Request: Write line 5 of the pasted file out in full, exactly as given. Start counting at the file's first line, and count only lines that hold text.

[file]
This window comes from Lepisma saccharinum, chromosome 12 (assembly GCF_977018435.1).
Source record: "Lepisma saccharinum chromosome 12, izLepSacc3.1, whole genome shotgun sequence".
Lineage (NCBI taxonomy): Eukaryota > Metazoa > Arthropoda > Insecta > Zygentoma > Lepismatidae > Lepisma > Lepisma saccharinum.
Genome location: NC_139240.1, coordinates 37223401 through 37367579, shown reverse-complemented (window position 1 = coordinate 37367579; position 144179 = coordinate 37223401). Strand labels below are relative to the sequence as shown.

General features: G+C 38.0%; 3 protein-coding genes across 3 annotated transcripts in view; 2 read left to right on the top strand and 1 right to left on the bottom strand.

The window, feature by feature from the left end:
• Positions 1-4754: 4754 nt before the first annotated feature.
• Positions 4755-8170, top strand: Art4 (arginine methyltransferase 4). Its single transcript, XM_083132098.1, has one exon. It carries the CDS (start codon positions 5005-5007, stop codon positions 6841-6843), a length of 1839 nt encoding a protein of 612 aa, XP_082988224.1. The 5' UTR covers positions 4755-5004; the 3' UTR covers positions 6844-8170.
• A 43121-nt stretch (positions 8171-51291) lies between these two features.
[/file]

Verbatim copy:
General features: G+C 38.0%; 3 protein-coding genes across 3 annotated transcripts in view; 2 read left to right on the top strand and 1 right to left on the bottom strand.